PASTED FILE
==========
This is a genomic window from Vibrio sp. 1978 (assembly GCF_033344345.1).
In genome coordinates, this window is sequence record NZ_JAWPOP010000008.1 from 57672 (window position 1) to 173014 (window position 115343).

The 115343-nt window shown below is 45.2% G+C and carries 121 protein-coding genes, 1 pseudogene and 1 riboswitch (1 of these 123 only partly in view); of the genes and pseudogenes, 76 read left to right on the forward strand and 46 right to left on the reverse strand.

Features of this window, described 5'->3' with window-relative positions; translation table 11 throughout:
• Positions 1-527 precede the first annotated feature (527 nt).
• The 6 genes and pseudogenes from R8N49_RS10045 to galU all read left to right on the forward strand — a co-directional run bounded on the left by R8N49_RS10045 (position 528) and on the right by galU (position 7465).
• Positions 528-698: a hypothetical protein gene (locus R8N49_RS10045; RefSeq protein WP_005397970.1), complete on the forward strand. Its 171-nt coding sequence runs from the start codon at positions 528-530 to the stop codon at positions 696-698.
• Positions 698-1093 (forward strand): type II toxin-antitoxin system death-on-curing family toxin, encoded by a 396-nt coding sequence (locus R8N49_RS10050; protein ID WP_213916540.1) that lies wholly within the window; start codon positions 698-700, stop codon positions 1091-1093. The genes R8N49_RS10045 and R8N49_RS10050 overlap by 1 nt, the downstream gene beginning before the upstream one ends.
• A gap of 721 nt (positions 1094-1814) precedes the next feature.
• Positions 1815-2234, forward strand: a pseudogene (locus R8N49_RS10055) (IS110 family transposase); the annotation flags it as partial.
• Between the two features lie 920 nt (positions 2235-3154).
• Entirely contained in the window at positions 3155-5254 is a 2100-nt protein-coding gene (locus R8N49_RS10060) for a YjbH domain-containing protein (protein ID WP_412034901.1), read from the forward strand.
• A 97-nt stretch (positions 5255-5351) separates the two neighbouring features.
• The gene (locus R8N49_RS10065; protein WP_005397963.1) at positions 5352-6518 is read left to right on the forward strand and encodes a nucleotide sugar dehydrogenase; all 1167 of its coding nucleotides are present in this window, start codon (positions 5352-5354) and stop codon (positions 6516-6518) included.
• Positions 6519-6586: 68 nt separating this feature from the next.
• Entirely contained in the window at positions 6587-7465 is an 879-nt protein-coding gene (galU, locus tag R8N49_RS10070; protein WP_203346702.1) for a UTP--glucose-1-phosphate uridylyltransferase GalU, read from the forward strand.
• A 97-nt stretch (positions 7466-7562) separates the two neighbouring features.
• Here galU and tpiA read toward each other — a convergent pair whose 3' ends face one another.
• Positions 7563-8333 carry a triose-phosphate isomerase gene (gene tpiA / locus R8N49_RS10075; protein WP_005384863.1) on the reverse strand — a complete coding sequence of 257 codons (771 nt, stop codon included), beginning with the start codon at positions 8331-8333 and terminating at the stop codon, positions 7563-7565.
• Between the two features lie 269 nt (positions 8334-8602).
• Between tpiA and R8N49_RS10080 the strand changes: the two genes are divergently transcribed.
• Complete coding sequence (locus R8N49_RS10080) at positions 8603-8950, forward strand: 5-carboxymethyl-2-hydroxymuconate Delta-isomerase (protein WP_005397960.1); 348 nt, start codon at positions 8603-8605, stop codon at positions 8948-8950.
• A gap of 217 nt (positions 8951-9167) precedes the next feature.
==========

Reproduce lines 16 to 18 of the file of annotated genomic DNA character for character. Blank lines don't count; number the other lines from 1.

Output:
• Entirely contained in the window at positions 6587-7465 is an 879-nt protein-coding gene (galU, locus tag R8N49_RS10070; protein WP_203346702.1) for a UTP--glucose-1-phosphate uridylyltransferase GalU, read from the forward strand.
• A 97-nt stretch (positions 7466-7562) separates the two neighbouring features.
• Here galU and tpiA read toward each other — a convergent pair whose 3' ends face one another.